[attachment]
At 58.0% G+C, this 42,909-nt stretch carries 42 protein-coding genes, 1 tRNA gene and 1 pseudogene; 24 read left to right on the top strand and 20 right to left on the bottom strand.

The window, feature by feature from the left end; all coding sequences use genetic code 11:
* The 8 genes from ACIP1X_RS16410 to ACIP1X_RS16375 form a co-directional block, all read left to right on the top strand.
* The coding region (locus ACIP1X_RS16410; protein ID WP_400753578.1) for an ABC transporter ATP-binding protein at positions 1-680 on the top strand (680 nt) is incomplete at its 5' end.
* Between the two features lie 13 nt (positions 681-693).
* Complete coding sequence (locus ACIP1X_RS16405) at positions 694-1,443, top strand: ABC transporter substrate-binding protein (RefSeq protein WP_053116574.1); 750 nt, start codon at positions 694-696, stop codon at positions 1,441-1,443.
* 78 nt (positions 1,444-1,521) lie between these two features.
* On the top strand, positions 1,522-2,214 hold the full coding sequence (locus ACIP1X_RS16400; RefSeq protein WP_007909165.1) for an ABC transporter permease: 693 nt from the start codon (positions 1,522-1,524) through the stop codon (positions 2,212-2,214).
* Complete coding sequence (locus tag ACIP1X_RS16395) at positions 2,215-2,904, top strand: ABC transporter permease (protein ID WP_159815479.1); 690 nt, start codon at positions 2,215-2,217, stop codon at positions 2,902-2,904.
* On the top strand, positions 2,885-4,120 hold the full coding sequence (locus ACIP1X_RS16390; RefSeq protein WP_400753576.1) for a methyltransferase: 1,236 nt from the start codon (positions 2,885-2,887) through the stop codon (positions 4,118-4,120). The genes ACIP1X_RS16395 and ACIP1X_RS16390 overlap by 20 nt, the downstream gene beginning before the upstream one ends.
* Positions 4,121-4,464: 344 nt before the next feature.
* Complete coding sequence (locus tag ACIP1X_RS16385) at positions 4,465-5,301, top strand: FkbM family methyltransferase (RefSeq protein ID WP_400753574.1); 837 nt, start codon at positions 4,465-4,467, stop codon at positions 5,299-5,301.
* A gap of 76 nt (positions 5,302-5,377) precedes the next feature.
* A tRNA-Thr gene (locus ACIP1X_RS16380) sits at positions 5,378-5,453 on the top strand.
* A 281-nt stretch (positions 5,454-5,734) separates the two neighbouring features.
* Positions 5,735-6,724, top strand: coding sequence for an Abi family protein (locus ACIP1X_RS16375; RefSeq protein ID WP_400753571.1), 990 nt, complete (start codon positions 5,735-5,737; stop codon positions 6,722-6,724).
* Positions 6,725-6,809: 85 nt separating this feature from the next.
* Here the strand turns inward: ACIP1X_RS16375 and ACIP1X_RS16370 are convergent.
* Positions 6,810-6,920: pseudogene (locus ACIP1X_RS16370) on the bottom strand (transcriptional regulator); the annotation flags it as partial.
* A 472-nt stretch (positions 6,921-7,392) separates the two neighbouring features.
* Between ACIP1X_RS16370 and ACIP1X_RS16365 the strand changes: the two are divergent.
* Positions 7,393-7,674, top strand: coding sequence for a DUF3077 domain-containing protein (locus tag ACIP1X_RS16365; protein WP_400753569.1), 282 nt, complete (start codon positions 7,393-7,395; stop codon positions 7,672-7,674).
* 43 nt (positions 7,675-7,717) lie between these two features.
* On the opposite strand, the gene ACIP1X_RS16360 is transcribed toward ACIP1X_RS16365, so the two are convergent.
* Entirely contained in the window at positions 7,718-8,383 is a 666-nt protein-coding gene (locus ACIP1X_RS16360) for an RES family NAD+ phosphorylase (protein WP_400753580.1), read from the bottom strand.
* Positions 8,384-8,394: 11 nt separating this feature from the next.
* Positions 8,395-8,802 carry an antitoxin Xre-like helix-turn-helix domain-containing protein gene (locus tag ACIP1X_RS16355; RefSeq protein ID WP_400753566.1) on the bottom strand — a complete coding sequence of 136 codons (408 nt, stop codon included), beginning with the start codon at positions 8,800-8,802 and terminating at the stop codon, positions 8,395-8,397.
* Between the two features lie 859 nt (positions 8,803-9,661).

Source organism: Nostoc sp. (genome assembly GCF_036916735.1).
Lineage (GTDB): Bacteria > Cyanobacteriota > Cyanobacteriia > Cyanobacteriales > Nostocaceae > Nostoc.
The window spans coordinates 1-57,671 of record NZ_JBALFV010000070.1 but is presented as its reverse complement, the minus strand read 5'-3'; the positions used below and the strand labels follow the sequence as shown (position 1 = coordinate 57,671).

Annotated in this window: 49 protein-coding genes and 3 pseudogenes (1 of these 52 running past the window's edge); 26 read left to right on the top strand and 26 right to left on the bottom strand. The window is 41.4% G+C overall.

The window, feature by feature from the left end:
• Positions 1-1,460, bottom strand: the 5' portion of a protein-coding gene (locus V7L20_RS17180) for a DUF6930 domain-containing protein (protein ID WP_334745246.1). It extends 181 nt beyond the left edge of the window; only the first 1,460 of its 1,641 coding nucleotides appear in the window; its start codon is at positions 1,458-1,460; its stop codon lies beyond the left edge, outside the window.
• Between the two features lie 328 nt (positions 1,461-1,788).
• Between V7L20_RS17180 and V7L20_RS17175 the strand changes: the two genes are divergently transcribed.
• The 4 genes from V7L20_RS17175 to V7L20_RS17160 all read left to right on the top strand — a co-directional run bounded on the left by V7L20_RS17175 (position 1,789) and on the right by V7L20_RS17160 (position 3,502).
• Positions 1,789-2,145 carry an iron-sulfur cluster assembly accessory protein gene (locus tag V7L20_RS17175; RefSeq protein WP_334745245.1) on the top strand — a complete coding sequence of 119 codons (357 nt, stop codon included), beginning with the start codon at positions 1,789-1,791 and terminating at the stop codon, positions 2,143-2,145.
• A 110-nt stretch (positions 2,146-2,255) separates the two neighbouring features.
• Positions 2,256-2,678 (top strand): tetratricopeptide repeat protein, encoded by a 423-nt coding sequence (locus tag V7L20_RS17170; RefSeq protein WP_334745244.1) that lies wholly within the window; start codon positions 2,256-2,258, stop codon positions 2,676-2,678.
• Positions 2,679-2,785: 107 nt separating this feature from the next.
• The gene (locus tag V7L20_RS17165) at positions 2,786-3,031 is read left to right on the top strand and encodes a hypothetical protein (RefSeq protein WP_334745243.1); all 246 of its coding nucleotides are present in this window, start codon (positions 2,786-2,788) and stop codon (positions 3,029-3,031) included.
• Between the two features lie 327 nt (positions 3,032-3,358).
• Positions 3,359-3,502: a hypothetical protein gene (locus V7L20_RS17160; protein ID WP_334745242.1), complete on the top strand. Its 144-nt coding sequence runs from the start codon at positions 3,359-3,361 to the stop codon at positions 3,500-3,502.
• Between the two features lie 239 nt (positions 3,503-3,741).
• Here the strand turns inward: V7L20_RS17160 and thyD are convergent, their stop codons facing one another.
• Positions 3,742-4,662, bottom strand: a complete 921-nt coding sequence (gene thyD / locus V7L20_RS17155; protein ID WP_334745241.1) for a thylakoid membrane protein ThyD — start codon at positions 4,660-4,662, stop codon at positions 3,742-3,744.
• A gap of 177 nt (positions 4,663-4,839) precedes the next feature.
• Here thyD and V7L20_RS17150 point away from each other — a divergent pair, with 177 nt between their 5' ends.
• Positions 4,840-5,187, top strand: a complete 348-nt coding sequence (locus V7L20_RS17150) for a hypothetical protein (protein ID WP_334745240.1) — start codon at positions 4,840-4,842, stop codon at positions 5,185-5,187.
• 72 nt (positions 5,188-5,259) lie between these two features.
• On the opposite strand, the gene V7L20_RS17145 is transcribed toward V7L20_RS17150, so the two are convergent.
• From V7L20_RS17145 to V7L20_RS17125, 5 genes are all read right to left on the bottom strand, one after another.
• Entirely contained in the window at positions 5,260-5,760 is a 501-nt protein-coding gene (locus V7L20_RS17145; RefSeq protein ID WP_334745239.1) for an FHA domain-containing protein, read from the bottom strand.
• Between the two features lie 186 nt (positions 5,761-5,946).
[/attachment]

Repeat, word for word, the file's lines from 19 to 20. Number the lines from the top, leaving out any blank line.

* Positions 6,810-6,920: pseudogene (locus ACIP1X_RS16370) on the bottom strand (transcriptional regulator); the annotation flags it as partial.
* A 472-nt stretch (positions 6,921-7,392) separates the two neighbouring features.